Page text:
Los Angeles could have refused but opted to take on a long list of players, including Lou Williams, Montrezl Harrell and Patrick Beverley. Faced with losing James for nothing, the Cavaliers may be willing to follow a path resembling that course.
But would Cleveland take on Anderson? That's a tough sell for a team entering a rebuilding process without James. They might not have interest in Gordon and/or Tucker. Both may be good fits for contending franchises but probably not ideal pieces for the Cavs.
Morey may need help from a third or fourth team.
To take on James' current $33.3 million contract, the Rockets would need to send out $26.5 million in salary. Or, once the 2018-19 year begins on July 1, Houston would need to trade away $28.4 million to acquire James at $35.6 million.
Anderson's contract would help the Rockets near that number quickly, but then he's the more challenging piece to move.
Instead, Morey may find it easier to deal Gordon and Tucker to teams looking for quality veterans.
Without Anderson, the Rockets won't be able to come up with enough salary to acquire James in trade before July, even if they combine the salaries of Nene, Chinanu Onuaku, Zhou Qi, Gordon and Tucker.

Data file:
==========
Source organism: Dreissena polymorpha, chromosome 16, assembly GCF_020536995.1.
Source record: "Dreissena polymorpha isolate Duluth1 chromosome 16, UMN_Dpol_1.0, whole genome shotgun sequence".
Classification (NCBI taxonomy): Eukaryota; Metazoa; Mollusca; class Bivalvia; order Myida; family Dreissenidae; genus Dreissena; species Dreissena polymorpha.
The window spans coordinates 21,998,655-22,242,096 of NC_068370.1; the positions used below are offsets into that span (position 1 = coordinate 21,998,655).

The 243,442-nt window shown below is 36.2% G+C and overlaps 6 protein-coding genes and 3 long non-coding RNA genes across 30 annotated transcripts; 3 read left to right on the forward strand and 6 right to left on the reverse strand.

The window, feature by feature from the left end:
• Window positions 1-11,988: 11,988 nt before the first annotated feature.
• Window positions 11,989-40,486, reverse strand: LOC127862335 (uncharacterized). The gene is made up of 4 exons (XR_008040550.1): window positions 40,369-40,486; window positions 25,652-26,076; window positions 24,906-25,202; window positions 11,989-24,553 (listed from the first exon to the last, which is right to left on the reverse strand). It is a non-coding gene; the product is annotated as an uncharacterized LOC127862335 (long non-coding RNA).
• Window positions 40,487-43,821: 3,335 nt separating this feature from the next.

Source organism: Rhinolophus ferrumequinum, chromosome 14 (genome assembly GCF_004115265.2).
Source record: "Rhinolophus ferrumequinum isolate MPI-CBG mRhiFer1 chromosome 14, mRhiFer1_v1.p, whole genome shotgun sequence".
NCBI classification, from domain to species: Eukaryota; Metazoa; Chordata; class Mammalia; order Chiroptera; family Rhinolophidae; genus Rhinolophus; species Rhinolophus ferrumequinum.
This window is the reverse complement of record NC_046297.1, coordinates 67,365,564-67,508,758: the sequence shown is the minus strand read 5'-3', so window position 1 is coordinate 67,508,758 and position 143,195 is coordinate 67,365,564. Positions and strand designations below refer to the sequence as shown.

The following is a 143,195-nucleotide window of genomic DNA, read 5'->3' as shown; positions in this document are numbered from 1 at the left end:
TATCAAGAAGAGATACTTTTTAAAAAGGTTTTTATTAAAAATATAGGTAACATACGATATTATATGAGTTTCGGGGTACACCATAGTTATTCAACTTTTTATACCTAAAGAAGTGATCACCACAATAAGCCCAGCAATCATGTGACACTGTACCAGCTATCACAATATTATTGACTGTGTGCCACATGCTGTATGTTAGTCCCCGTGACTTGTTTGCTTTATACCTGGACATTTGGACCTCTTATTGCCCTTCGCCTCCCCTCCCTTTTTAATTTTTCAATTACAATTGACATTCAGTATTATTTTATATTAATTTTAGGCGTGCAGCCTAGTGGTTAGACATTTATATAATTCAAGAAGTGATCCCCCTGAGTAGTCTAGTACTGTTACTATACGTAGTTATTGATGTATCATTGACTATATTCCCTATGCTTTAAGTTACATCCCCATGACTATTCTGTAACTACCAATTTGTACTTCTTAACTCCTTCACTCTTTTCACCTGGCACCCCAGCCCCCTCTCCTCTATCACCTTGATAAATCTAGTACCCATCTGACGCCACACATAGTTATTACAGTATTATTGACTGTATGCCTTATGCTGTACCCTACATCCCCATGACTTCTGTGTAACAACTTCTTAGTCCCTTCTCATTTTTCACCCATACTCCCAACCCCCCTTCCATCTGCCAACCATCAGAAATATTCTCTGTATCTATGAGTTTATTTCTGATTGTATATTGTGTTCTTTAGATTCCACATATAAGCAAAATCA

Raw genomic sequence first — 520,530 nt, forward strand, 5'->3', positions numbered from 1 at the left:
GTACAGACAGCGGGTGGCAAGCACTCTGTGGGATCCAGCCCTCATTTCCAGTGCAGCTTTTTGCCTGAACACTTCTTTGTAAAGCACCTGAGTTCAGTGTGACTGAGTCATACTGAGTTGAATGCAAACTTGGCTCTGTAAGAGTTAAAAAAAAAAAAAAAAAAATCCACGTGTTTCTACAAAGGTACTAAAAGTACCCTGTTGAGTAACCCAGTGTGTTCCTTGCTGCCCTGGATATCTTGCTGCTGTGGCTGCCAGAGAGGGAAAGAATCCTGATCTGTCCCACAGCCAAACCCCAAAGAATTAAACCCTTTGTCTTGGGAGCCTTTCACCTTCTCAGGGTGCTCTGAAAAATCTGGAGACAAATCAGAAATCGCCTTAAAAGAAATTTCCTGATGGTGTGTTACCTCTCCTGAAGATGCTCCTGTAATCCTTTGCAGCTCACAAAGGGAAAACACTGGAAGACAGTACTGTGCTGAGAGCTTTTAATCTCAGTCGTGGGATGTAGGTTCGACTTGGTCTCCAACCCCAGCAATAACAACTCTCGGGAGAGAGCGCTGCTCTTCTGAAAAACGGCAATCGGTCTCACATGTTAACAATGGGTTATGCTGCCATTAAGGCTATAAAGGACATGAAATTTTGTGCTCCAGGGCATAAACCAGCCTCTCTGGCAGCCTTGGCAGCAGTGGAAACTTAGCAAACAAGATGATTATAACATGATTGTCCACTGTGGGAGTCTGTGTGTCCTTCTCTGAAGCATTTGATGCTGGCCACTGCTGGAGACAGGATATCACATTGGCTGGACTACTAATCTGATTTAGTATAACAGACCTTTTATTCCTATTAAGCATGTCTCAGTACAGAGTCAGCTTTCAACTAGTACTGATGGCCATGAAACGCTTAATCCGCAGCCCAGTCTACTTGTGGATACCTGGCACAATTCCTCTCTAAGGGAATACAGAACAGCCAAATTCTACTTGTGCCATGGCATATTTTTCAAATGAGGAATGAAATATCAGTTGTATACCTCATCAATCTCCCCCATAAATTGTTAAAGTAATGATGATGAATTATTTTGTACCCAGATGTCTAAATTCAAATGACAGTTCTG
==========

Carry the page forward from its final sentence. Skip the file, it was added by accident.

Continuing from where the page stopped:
After June, the fivesome still only collectively earn $28 million next season—just short of the number needed to acquire James (without Anderson).
The Rockets have two options to bridge the gap.
They can sign and trade one of their own free agents (Tarik Black, Brandan Wright, Gerald Green, Joe Johnson, etc.), but that would give the incoming team a hard cap for next season. That probably wouldn't be an issue for a team like the Chicago Bulls, who project to be flush with cap room this summer, but it could impact a playoff team looking to bring on players like Gordon and/or Tucker.
The other solution would be to sign a player to a two-year minimum deal before the end of the current season. That extra salary for 2018-19 would mathematically push the Rockets over the edge in a James trade, sans Anderson.
One more wrinkle: The Rockets don't have a roster spot available. They'd have to cut someone before their playoff run in preparation for a potential trade for James after the season.
Whatever path they take, the Rockets have enough flexibility to pursue James this summer and pay Paul, Capela and even Ariza to return.
The next question would be: How much in luxury taxes are the Rockets willing to spend?
A roster with Harden, Paul, James, Capela and Ariza could start at $125 million. If Anderson is too difficult to move, then that's another $20 million.
A payroll of $160 million in salary could cost $119 million in tax. With that kind of penalty, the Rockets may be even more motivated to get out of Anderson's deal.
Regardless, the franchise would be on the hook for a massive payroll—but then they'd have a shot at building a powerhouse roster, capable of unseating the Warriors.